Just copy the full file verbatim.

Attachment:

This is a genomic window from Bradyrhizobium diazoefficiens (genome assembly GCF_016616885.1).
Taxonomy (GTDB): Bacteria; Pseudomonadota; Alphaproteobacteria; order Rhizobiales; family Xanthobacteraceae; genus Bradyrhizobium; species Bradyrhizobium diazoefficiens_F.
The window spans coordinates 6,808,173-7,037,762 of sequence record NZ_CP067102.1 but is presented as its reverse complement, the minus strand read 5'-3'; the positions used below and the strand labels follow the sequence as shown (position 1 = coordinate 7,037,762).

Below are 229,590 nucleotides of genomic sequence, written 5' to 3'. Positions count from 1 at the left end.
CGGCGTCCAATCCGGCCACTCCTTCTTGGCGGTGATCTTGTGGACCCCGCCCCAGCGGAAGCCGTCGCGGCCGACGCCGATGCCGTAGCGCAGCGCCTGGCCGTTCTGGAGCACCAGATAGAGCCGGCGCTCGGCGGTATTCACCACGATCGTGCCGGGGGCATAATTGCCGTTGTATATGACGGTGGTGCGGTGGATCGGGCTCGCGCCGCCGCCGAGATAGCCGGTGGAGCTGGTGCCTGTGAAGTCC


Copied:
This is a genomic window from Bradyrhizobium diazoefficiens (genome assembly GCF_016616885.1).
Taxonomy (GTDB): Bacteria; Pseudomonadota; Alphaproteobacteria; order Rhizobiales; family Xanthobacteraceae; genus Bradyrhizobium; species Bradyrhizobium diazoefficiens_F.
The window spans coordinates 6,808,173-7,037,762 of sequence record NZ_CP067102.1 but is presented as its reverse complement, the minus strand read 5'-3'; the positions used below and the strand labels follow the sequence as shown (position 1 = coordinate 7,037,762).

Below are 229,590 nucleotides of genomic sequence, written 5' to 3'. Positions count from 1 at the left end.
CGGCGTCCAATCCGGCCACTCCTTCTTGGCGGTGATCTTGTGGACCCCGCCCCAGCGGAAGCCGTCGCGGCCGACGCCGATGCCGTAGCGCAGCGCCTGGCCGTTCTGGAGCACCAGATAGAGCCGGCGCTCGGCGGTATTCACCACGATCGTGCCGGGGGCATAATTGCCGTTGTATATGACGGTGGTGCGGTGGATCGGGCTCGCGCCGCCGCCGAGATAGCCGGTGGAGCTGGTGCCTGTGAAGTCC